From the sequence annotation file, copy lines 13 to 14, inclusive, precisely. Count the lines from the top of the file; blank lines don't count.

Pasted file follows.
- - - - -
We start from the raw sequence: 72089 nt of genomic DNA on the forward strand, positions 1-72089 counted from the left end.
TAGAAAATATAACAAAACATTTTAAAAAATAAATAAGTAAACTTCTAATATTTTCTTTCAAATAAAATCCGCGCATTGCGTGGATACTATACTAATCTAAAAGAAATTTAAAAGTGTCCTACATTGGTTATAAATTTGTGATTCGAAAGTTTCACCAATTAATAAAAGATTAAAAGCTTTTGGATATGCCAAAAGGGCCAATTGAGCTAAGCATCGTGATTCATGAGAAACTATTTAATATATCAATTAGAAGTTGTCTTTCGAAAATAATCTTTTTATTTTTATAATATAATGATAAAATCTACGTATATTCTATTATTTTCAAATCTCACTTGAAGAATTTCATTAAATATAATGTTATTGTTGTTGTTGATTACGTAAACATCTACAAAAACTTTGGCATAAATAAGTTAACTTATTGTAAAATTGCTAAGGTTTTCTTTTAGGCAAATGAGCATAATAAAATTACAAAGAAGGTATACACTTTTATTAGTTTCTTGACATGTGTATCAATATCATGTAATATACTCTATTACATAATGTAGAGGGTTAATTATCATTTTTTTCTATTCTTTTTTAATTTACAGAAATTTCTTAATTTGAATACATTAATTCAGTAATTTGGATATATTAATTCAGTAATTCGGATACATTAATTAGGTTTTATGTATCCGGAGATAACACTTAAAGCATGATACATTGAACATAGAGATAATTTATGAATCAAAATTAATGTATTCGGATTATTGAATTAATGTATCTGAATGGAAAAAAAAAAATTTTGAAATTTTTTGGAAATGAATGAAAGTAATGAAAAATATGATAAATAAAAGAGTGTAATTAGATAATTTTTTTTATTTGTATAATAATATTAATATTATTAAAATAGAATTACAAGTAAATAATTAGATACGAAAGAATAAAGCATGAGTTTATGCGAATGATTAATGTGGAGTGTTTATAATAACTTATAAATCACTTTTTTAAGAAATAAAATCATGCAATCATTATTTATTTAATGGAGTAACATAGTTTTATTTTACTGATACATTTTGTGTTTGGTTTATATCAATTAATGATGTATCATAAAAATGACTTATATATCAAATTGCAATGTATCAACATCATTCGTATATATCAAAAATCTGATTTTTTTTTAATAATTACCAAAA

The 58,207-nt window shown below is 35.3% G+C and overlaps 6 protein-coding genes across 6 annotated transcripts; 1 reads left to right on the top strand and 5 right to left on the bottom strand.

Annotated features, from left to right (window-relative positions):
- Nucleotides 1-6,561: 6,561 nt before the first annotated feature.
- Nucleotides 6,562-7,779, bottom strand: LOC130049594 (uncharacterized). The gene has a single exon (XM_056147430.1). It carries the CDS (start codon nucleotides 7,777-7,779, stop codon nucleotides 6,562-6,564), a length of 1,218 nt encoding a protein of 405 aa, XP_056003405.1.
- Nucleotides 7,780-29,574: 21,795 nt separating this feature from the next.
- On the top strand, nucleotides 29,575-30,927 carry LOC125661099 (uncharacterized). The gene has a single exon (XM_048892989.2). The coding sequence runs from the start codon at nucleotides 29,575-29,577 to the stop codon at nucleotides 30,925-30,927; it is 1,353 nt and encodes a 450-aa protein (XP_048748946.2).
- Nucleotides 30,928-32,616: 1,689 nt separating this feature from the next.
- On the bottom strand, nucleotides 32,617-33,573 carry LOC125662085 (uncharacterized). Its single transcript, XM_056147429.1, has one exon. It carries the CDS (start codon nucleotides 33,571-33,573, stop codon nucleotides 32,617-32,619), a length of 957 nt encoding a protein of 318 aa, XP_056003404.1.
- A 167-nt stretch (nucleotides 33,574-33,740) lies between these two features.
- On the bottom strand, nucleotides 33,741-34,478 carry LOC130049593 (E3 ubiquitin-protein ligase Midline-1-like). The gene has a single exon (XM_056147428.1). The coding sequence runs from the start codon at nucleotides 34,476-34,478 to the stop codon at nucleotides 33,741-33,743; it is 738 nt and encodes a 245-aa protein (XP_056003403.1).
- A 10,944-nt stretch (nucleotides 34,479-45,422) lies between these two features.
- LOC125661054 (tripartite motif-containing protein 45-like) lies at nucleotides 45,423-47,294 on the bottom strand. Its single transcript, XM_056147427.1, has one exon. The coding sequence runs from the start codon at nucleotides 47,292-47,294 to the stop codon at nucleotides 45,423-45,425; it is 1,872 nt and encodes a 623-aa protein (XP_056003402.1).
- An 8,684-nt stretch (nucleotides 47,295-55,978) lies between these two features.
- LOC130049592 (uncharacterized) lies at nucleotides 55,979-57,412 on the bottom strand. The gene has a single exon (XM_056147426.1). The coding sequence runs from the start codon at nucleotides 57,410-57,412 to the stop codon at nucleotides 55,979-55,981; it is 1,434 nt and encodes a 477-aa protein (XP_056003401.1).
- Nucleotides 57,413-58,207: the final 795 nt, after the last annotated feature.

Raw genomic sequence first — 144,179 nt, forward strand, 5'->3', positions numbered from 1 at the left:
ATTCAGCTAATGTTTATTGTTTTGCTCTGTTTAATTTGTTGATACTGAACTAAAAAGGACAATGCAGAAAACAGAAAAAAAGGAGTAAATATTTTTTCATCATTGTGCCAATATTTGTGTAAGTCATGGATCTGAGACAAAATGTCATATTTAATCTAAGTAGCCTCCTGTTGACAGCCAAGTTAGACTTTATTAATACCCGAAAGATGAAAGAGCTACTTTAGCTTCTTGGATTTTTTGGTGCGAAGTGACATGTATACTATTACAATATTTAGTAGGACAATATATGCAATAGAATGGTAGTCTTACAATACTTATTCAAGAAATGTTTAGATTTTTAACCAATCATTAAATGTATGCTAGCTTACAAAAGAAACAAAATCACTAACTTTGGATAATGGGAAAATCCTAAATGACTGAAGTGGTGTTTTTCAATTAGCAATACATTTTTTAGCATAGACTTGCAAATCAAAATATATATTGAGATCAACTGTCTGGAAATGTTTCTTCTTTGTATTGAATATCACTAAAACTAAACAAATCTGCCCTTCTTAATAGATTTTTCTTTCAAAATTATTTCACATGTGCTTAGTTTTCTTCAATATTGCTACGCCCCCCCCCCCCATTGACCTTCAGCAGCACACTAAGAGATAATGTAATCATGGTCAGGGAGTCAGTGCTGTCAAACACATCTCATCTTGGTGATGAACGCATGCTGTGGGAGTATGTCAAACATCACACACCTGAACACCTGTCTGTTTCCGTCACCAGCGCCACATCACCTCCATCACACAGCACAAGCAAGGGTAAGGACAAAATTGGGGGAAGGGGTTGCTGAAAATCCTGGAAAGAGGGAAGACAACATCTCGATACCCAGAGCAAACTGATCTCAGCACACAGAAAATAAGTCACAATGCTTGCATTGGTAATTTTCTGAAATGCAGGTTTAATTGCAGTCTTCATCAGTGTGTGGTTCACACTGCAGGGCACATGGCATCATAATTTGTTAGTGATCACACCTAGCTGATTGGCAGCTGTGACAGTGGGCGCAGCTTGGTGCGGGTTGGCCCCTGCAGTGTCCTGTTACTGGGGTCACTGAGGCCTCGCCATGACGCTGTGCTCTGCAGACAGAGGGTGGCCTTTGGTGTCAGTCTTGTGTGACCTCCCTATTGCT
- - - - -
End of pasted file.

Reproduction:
- A 10,944-nt stretch (nucleotides 34,479-45,422) lies between these two features.
- LOC125661054 (tripartite motif-containing protein 45-like) lies at nucleotides 45,423-47,294 on the bottom strand. Its single transcript, XM_056147427.1, has one exon. The coding sequence runs from the start codon at nucleotides 47,292-47,294 to the stop codon at nucleotides 45,423-45,425; it is 1,872 nt and encodes a 623-aa protein (XP_056003402.1).